To state that "they" receive hundreds of millions of dollars from research grants is a gross misrepresentation.

You make it sound like this field is full of charlatans who are out to make it rich on all the grants that are being thrown around. The reason why we are fighting so hard for awareness and advocacy is because of the opposite. No one wants to give us any funding, including the US government.
Ric said:

Up to the year 2000 the CDC and NIH had spent a combined total of 102.3 million on CFS research as stated in June 2000 GAO Report to the Honourable Harry Reid US Senate.

http://books.google.co.nz/books?id=_oeytNhkHBQC&pg=PP1&lpg=PP1&dq=June+2000+GAO+Report+to+the+Honourable+Harry+Reid+US+Senate.&source=bl&ots=fvb2_yWwIX&sig=aEJi6dhZBH57dOMuIdnm2-FmPOk&hl=en&sa=X&ei=Ymy_UamWLevQiAeejoCoBA&ved=0CC8Q6AEwAQ

A similar level of funding is still going on today, and much more funding is now coming from other sources such as 10 million from the Hutchins foundation for the Chronic Fatigue Initiative project.

It would be appreciated if you got your facts right before accusing me of “a gross misrepresentation”

I am entitled to, and legally allowed to express an opinion, that if researchers have spent so much money over so many years and have yet to come up with anything substantial to resolve the suffering of the patients, that the people involved may not in my opinion have the sufficient mental power required for the job, for your information it is called freedom of speech.

So when you state

but the above statement is slanderous and false.​




It is you that are false and are slandering me, because you have not spent the time to find out the true facts about how much money has been spent on CFS research since the mid 1980s.

I kindly ask you to remove these allegations from your post

Thank you
ric

Please see the following link here explaining the history of funding for ME/CFS. It is certainly not in the hundreds of millions of dollars as you stated. Furthermore, you state that funding is continuing on the same level since 2000 when it has been steadily declining.

Stating that experts in the field have a low IQ is not an opinion. It is stating a false fact. And I am asking you to retract that fact. I have utmost respect for many of these experts and I will not let you defame them in that way. It is a matter of opinion if you don't agree with them but do not make false judgements about them.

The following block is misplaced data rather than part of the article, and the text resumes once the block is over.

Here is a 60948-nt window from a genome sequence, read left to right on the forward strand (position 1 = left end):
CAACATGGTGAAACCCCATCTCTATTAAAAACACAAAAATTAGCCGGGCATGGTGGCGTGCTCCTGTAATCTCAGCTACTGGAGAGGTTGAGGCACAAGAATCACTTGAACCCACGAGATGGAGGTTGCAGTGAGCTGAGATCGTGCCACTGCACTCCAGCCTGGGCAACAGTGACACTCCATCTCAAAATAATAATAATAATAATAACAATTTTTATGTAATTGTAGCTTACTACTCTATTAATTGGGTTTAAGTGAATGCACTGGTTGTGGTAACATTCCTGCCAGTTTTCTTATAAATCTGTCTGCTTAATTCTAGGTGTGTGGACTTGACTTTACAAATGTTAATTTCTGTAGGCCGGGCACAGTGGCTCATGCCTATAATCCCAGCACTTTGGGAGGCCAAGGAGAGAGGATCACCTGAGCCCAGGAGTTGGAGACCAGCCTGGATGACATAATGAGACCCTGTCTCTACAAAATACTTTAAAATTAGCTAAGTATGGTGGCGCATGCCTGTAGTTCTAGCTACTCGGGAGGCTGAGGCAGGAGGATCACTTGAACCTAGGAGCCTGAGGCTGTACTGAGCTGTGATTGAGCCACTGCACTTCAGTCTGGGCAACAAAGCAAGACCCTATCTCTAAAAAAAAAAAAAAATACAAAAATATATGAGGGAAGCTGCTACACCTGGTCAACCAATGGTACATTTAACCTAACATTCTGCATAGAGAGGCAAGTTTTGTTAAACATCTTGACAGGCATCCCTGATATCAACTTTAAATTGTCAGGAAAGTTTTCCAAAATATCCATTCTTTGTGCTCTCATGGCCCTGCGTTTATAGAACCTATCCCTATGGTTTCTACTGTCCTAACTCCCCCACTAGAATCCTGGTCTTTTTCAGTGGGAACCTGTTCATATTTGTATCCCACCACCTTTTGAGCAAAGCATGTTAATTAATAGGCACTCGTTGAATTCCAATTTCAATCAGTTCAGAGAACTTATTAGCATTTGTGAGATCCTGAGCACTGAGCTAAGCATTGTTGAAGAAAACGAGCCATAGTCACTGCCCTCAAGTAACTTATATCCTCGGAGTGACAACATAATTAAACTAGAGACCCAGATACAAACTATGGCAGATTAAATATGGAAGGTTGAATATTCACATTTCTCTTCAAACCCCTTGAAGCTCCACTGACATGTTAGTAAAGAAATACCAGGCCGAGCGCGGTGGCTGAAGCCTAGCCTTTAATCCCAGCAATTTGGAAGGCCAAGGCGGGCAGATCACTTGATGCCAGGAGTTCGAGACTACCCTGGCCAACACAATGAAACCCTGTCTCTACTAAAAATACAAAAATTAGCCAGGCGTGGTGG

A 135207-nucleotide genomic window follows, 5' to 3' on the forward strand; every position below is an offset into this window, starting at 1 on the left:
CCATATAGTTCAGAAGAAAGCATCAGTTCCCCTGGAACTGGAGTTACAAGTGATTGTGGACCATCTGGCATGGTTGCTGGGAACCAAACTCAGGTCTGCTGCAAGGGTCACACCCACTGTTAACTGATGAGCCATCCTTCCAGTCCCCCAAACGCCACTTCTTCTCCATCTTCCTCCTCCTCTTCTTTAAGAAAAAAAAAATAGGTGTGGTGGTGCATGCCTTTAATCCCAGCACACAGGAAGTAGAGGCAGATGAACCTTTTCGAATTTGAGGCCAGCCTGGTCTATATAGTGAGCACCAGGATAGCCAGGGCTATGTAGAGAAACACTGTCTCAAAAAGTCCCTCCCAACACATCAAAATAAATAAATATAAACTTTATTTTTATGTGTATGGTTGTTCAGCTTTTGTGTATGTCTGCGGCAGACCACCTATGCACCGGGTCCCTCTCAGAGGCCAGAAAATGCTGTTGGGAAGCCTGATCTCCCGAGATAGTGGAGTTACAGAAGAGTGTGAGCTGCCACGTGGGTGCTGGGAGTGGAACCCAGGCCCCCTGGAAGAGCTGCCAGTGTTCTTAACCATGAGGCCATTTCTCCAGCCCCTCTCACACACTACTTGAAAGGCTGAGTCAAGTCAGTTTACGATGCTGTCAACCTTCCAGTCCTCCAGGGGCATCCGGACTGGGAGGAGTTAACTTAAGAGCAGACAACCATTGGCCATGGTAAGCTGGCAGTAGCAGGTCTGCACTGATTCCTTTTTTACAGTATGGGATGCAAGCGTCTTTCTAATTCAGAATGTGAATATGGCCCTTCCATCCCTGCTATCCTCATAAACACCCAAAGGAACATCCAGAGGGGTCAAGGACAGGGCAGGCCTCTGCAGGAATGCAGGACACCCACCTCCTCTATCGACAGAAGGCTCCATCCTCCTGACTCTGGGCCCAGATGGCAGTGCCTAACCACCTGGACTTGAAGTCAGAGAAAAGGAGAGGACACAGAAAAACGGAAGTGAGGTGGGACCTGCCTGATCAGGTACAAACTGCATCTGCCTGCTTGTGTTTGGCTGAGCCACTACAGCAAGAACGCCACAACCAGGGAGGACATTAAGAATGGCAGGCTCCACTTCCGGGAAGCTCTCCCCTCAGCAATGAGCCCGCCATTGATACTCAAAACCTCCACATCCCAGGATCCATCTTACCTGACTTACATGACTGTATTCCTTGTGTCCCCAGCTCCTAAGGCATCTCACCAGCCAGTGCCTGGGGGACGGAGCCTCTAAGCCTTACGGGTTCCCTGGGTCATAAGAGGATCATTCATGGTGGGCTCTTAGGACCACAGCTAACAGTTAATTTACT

For example, my doctor, Dr. Derek Enlander, is a genius. He graduated medical school at age 17. He has started
the ME/CFS clinic at Mt. Sinai where with a one million dollar grant from a patient, they started an comprehensive study of the disease. He wrote the prologue to Dr. Ramsey's reprinted edition of his book. I have the utmost respect for him and when you make a blanket deragetory statement like the above, I take offense.
 
Golden. Nobody can categorically say what 'ME' or 'CFS' is or isn't. We are not there yet. We may never be. Science might determine that YOU or I don't fit or that 'ME' is the wrong name with the wrong definition for anybody in this group. For whatever reasons 'CFS' was termed as the 'catch-all' phrase it is generally acknowledged to be, that discussion is also largely irrelevant to this thread.

There is a chance that if you happen to see the 'right' expert you might get a cast-iron diagnosis and more importantly specific treatment; but again and even with all the tests in the world it's a lottery I would argue. And a potentially very expensive one.

BOTH labels describe very similar clusters of symptoms with various experts agreeing and disagreeing over which one or two or three symptoms correspond to which one two or three mechanisms that define or contribute to THE disease.

There are so many threads on this topic on this forum and we simply go round and round in circles. If the petition is adopted things might be clearer but they won't be perfect until the science catches up - in order to do that - the thinking goes that 'better' criteria would allow a better recruitment of participants in trials.

You know this. Some feel changing the name would mean a better experience for patients generally - some don't or are more reserved in adopting such a position.

Same thing with choosing one criteria over another. If anything look at the criteria - the ICC and the CCC compare them to the CDC and choose your horse. Simple.

Debating the merits of which expert is worthy of support is irrelevant here. This 'discussion' with all the reams of information stemming from Dr Hyde and his opinions - can be found elsewhere on the site or from any of the links already posted.

I'm not sure if you are new to all this discussion or not. Maybe I am being unduly harsh. If so I apologise in advance. If there is any part of the petition or the original letter to the DHSS that you don't understand we'll try and help.

It might be important to note that signing the petition outside of the USA will probably not count. I mean people can sign it but I doubt if it will be as effective if you sign and live in say the UK for example.

Kina or Mark might like to check on that for me :)
 
Hi Nielk, I have changed my original post, as it has seemed in some way to have lead you to think I’m referring to certain individual doctors, it now reads

It really does make you wonder then why some of these so called experts and people who claim to want to help can’t get it.